Topic: Political Philosophy

Is There a Libertarian Center at the Supreme Court?

There’s been a lot of talk lately about “The Supreme Court’s Libertarian Moment,” perhaps mostly though not entirely from Ilya Shapiro. A detailed analysis of the 2013-14 Supreme Court term in the Washington Post provides some evidence for that, if you read to the very end. In an article on the rising number of unanimous decisions this term, Robert Barnes notes at the end:

Criminal cases are often ones where the lines between the court’s liberal and conservative wings are blurred.

“There’s been a lot of talk in progressive circles about how you want to avoid taking cases to this particular Supreme Court,” said Elizabeth Wydra, chief counsel with the liberal Constitutional Accountability Center. “One of the areas we’ve seen the Roberts court taking what might be called liberal positions are areas where there are a liberal-libertarian alliance.” [A point that two of her colleagues had made at length in the Post a few days earlier.]

Noel Francisco, a Washington lawyer and former Scalia clerk who represented challengers in the recess appointments case, said there is the same gravitation on the right.

“I think one of the most interesting phenomenon we’ve seen on the court over the last 30 or 40 years is what I would call the evolution of the conservative instinct,” Francisco said. It no longer means “a thumb on the scale for the government.”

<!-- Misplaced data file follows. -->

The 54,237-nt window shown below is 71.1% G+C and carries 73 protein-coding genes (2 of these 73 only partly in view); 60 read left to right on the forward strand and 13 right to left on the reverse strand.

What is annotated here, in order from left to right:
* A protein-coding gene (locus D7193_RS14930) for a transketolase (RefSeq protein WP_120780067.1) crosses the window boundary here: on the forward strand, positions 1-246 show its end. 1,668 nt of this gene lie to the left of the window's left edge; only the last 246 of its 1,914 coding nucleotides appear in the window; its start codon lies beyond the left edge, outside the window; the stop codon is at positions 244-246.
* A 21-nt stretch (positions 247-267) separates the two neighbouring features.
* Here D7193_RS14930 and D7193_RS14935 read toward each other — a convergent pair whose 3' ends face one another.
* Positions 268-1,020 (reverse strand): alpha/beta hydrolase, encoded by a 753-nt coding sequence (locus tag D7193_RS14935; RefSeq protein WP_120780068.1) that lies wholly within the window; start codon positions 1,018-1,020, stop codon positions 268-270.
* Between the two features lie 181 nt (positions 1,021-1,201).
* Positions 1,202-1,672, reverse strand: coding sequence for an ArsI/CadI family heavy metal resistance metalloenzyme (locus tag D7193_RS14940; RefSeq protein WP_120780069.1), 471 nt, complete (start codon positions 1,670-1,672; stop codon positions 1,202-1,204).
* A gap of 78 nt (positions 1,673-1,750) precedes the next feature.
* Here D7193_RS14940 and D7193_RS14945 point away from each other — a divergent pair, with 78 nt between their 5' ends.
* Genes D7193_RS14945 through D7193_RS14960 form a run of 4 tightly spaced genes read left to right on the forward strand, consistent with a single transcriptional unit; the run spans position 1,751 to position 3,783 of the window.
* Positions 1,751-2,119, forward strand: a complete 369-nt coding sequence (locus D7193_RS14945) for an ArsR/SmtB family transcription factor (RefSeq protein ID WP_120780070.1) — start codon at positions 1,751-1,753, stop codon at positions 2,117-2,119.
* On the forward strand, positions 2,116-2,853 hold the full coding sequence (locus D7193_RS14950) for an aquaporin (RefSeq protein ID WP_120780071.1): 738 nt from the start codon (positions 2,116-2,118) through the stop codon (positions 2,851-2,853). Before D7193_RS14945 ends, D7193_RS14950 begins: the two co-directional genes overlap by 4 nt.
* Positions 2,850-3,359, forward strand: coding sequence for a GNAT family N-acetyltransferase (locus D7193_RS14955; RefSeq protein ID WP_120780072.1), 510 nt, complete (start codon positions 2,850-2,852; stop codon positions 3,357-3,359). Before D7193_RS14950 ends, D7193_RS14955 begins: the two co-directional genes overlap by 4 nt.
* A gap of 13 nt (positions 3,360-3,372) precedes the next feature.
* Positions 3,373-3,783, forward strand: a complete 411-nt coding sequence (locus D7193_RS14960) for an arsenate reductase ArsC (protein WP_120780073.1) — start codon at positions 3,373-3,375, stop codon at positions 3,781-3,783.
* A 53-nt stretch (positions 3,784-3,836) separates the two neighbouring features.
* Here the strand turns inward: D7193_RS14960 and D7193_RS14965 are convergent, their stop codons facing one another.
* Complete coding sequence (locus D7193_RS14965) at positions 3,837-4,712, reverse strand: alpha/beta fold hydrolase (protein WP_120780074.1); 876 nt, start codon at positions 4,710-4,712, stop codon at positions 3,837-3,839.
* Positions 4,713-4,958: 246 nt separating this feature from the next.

Roger Pilon explored the revival of libertarian legal thought in the Chapman Law Review last year.

The Republic of Gilead Is Not Nigh

If you were judging only from the outraged reaction  online, you could be forgiven for thinking that the Supreme Court’s ruling in Burwell v. Hobby Lobby had just mandated the adoption of Margaret Atwood’s The Handmaid’s Tale as the blueprint for American society.  Yet as my colleague Ilya Shapiro notes, there’s a profound disconnect between all the rhetoric about “denial of access” to contraception and the substance of the ruling.

At the heart of the majority’s opinion is this: The Department of Health and Human Services has already developed a way to exempt religious non-profit corporations—such as churches, charities, and hospitals—from the legal mandate to pay for employees’ contraception coverage.  In what amounts to an accounting trick, they permit those corporations to purchase plans without such coverage, and then require that insurance companies themselves independently provide it to the uncovered employees.  Because pregnancy is quite a bit more expensive than contraception, this apparently ends up not imposing any additional net cost on the insurers.  The result is that employees of religious non-profits end up with no-copay contraception coverage, exactly as if the employer were required to provide it directly, but the employers are satisfied by this ledger shuffling that they aren’t being compelled to violate their most deeply held moral convictions.  Which, one would think, is a win-win.